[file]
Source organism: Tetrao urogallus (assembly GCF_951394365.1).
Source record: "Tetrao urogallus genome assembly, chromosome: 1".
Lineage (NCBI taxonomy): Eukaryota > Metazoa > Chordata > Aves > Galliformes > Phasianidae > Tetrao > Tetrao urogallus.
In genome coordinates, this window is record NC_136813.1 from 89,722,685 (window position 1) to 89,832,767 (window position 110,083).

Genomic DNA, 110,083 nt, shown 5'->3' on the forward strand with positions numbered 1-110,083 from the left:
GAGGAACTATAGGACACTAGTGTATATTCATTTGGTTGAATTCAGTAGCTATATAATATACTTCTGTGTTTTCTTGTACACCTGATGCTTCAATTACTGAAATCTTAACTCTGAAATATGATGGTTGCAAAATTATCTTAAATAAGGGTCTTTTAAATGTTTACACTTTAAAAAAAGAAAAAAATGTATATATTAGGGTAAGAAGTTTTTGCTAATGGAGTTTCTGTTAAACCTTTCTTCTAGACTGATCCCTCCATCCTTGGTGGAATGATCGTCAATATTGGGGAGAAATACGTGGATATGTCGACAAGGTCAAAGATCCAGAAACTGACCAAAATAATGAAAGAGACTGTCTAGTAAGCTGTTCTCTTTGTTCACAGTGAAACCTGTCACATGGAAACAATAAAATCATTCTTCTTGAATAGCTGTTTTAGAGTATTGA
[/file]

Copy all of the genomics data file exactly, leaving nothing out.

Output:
Source organism: Tetrao urogallus (assembly GCF_951394365.1).
Source record: "Tetrao urogallus genome assembly, chromosome: 1".
Lineage (NCBI taxonomy): Eukaryota > Metazoa > Chordata > Aves > Galliformes > Phasianidae > Tetrao > Tetrao urogallus.
In genome coordinates, this window is record NC_136813.1 from 89,722,685 (window position 1) to 89,832,767 (window position 110,083).

Genomic DNA, 110,083 nt, shown 5'->3' on the forward strand with positions numbered 1-110,083 from the left:
GAGGAACTATAGGACACTAGTGTATATTCATTTGGTTGAATTCAGTAGCTATATAATATACTTCTGTGTTTTCTTGTACACCTGATGCTTCAATTACTGAAATCTTAACTCTGAAATATGATGGTTGCAAAATTATCTTAAATAAGGGTCTTTTAAATGTTTACACTTTAAAAAAAGAAAAAAATGTATATATTAGGGTAAGAAGTTTTTGCTAATGGAGTTTCTGTTAAACCTTTCTTCTAGACTGATCCCTCCATCCTTGGTGGAATGATCGTCAATATTGGGGAGAAATACGTGGATATGTCGACAAGGTCAAAGATCCAGAAACTGACCAAAATAATGAAAGAGACTGTCTAGTAAGCTGTTCTCTTTGTTCACAGTGAAACCTGTCACATGGAAACAATAAAATCATTCTTCTTGAATAGCTGTTTTAGAGTATTGA